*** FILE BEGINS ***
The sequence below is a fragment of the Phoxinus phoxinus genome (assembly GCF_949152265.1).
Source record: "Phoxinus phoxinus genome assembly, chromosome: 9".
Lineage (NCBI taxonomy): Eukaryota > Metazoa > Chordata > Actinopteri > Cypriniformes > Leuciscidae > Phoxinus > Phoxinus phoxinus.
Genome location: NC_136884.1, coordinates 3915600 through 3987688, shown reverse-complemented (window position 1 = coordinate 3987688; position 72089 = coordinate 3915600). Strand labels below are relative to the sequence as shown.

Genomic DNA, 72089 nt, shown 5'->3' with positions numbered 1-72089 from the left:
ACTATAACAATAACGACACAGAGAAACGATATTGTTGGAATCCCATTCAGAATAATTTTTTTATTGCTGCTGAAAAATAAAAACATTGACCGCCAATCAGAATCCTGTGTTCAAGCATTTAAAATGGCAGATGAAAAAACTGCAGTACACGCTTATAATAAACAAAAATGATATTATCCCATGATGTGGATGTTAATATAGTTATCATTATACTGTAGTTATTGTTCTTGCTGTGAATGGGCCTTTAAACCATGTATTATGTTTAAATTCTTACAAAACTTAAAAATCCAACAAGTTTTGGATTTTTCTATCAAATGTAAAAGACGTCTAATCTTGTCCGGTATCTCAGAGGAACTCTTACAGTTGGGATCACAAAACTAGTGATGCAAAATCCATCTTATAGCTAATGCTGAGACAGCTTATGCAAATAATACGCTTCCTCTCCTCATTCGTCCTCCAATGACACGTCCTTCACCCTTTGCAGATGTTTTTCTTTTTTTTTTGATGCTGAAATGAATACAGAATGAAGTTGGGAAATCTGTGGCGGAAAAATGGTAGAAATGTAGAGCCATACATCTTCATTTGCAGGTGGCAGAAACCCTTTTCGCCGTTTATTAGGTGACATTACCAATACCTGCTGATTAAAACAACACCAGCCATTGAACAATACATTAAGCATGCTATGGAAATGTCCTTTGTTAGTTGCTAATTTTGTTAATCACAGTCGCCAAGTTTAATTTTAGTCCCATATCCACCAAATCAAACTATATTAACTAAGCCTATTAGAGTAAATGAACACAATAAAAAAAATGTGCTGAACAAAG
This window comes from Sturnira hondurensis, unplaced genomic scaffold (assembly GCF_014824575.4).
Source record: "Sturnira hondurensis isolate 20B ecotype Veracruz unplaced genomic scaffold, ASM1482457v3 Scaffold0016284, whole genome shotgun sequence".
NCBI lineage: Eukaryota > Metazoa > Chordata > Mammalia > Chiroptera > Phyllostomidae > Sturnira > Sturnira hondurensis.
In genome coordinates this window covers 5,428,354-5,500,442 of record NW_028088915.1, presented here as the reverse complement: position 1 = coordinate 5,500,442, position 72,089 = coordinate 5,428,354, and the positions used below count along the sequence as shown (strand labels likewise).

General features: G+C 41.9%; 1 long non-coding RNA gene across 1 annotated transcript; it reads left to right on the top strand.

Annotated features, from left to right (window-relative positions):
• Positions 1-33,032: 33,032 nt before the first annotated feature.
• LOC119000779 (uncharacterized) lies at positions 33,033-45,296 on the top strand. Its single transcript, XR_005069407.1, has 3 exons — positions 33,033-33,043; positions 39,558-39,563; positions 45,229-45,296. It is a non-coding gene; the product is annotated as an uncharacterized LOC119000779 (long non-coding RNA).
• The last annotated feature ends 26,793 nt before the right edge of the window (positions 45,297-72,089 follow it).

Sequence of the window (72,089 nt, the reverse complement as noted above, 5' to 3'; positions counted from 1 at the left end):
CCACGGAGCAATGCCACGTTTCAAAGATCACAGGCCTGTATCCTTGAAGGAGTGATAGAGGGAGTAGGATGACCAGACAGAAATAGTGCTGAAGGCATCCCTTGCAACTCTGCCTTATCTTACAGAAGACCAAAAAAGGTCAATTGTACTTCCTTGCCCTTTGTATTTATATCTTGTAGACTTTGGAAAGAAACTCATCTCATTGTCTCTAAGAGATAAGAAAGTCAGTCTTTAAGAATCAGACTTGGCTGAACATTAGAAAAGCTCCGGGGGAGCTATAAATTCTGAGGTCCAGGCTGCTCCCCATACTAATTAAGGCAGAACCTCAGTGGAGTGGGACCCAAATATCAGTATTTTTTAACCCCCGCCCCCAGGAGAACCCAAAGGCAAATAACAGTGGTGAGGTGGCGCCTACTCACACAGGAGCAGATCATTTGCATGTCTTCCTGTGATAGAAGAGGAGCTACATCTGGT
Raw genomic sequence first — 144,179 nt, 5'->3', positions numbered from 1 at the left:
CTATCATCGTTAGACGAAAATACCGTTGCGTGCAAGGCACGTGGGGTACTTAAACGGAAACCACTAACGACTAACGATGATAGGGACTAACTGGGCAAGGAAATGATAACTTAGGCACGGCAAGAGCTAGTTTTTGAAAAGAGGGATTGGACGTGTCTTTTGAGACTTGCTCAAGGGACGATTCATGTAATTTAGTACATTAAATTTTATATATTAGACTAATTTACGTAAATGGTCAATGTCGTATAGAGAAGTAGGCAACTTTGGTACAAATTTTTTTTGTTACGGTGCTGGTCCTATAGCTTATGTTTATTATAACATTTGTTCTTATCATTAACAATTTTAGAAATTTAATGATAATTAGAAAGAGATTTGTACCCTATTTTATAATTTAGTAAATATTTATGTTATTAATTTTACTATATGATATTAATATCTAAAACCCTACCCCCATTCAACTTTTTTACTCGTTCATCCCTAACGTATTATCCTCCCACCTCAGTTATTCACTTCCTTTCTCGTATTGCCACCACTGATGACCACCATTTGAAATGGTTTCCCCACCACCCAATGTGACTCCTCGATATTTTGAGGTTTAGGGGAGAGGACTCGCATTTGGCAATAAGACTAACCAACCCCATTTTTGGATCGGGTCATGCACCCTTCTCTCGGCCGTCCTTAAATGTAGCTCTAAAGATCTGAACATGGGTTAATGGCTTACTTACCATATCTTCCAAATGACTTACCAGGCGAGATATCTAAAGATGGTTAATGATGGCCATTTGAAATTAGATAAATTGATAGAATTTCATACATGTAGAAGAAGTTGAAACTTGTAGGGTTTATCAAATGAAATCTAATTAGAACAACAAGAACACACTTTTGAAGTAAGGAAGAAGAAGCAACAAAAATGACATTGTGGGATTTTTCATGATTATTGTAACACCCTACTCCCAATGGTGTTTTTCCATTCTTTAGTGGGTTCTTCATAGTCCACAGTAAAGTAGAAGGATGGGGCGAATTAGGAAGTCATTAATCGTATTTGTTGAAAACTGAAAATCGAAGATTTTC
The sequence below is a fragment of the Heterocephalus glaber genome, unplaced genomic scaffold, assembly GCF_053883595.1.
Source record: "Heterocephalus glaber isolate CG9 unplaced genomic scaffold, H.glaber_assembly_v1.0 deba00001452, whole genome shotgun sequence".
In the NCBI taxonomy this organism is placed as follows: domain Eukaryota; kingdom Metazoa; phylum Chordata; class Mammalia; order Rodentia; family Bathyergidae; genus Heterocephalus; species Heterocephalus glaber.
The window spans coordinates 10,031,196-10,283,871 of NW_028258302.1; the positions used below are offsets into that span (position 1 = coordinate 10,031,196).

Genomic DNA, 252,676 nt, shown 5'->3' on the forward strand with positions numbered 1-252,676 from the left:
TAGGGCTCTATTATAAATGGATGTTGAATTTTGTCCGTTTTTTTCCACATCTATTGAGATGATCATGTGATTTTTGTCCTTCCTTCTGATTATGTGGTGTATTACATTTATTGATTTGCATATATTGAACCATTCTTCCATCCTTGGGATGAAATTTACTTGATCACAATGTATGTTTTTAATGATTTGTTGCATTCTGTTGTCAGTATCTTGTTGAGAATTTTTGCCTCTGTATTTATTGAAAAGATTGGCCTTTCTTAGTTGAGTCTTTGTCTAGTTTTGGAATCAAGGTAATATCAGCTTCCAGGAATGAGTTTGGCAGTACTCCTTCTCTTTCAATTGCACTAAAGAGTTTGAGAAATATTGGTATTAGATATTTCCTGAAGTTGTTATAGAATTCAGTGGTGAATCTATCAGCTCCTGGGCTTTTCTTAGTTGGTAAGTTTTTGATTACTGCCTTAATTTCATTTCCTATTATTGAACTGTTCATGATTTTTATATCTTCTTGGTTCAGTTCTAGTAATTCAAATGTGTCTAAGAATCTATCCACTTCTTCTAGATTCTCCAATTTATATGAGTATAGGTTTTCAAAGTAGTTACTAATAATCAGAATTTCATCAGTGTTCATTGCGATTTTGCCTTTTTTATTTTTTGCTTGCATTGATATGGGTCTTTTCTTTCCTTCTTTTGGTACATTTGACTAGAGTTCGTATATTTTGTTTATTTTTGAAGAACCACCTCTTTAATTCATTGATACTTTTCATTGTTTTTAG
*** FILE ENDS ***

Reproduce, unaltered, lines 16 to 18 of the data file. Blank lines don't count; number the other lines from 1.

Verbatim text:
Sequence of the window (72,089 nt, the reverse complement as noted above, 5' to 3'; positions counted from 1 at the left end):
CCACGGAGCAATGCCACGTTTCAAAGATCACAGGCCTGTATCCTTGAAGGAGTGATAGAGGGAGTAGGATGACCAGACAGAAATAGTGCTGAAGGCATCCCTTGCAACTCTGCCTTATCTTACAGAAGACCAAAAAAGGTCAATTGTACTTCCTTGCCCTTTGTATTTATATCTTGTAGACTTTGGAAAGAAACTCATCTCATTGTCTCTAAGAGATAAGAAAGTCAGTCTTTAAGAATCAGACTTGGCTGAACATTAGAAAAGCTCCGGGGGAGCTATAAATTCTGAGGTCCAGGCTGCTCCCCATACTAATTAAGGCAGAACCTCAGTGGAGTGGGACCCAAATATCAGTATTTTTTAACCCCCGCCCCCAGGAGAACCCAAAGGCAAATAACAGTGGTGAGGTGGCGCCTACTCACACAGGAGCAGATCATTTGCATGTCTTCCTGTGATAGAAGAGGAGCTACATCTGGT
Raw genomic sequence first — 144,179 nt, 5'->3', positions numbered from 1 at the left: